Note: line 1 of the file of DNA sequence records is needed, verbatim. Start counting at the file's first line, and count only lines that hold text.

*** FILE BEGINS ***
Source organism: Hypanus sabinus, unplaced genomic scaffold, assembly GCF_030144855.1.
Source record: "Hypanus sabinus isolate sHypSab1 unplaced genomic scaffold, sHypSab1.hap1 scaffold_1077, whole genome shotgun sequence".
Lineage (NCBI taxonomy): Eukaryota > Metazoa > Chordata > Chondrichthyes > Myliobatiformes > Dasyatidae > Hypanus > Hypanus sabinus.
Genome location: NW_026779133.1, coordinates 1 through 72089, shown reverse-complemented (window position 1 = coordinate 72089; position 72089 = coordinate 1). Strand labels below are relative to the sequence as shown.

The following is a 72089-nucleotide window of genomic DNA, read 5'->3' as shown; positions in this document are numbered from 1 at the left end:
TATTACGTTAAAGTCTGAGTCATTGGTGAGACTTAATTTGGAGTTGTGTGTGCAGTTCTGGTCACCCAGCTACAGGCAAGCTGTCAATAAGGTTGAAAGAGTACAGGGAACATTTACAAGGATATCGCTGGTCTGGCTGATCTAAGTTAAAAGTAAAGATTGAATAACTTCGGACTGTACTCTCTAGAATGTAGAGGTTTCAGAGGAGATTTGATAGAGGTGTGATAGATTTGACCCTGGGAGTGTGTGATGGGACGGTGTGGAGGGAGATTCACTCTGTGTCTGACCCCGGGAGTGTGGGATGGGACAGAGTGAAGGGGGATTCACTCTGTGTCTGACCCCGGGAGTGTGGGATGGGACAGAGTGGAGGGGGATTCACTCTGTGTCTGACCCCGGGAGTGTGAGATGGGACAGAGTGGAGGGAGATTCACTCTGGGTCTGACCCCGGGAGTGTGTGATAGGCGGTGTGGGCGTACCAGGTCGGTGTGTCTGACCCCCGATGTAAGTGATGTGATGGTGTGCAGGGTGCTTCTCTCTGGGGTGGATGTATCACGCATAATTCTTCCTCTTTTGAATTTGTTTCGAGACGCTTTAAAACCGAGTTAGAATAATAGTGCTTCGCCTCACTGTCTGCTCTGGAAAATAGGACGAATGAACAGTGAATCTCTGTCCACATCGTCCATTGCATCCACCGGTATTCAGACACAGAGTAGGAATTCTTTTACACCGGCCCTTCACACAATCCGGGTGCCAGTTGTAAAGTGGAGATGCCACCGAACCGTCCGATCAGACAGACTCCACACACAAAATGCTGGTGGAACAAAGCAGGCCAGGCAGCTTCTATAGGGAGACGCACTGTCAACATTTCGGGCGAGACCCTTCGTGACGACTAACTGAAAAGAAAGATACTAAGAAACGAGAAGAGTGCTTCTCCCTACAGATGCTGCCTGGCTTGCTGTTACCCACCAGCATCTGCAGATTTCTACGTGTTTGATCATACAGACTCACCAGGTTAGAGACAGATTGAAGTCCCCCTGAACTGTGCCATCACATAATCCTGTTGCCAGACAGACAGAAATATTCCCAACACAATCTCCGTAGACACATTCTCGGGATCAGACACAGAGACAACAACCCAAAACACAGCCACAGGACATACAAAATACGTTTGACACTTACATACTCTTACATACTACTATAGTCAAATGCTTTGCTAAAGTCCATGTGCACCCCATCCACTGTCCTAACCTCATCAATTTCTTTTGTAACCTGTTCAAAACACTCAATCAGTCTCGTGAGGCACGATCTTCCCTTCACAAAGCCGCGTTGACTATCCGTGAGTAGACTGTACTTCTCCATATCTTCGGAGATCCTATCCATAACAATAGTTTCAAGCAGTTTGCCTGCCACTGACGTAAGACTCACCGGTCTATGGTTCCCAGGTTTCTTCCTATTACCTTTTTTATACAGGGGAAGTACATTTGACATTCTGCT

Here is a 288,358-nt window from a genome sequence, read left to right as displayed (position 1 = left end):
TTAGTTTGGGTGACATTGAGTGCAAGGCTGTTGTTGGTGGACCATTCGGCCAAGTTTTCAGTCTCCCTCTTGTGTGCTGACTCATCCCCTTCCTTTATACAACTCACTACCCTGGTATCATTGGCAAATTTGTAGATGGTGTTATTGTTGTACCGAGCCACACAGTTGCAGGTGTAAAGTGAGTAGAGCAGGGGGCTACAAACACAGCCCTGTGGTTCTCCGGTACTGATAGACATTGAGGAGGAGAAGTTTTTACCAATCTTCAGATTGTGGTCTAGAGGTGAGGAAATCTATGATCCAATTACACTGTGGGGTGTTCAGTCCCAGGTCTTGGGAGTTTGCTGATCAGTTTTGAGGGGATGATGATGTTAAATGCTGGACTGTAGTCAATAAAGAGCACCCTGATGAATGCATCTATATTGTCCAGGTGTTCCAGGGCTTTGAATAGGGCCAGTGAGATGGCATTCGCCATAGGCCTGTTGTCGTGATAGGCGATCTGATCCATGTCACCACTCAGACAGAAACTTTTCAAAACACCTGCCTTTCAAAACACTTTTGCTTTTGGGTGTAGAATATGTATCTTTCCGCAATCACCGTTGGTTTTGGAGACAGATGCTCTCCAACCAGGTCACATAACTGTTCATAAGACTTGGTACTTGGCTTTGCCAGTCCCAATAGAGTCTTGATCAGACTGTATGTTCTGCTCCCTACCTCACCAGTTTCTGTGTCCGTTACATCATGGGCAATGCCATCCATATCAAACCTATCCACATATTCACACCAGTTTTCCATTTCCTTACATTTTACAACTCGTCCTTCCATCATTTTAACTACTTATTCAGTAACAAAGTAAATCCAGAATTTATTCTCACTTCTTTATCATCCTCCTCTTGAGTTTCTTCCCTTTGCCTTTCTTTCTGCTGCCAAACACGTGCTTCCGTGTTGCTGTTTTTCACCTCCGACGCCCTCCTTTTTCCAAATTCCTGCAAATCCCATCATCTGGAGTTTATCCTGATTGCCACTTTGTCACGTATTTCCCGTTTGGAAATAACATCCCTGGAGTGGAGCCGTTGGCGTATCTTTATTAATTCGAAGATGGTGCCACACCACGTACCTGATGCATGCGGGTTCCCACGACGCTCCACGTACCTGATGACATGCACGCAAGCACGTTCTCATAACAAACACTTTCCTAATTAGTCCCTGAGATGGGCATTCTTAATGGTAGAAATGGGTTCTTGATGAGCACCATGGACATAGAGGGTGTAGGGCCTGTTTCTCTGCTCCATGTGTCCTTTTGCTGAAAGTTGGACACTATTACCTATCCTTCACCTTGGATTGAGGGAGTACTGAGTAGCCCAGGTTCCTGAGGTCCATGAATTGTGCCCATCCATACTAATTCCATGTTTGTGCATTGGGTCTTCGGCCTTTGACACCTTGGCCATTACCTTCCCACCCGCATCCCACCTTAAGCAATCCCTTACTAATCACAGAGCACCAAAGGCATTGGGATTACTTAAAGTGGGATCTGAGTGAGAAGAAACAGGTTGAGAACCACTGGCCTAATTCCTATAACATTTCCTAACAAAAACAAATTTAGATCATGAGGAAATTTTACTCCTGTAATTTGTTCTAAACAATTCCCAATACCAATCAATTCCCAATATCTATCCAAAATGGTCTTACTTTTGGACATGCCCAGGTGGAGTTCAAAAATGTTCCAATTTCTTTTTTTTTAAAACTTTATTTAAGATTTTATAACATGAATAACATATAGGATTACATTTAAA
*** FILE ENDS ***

Source organism: Hypanus sabinus, unplaced genomic scaffold, assembly GCF_030144855.1.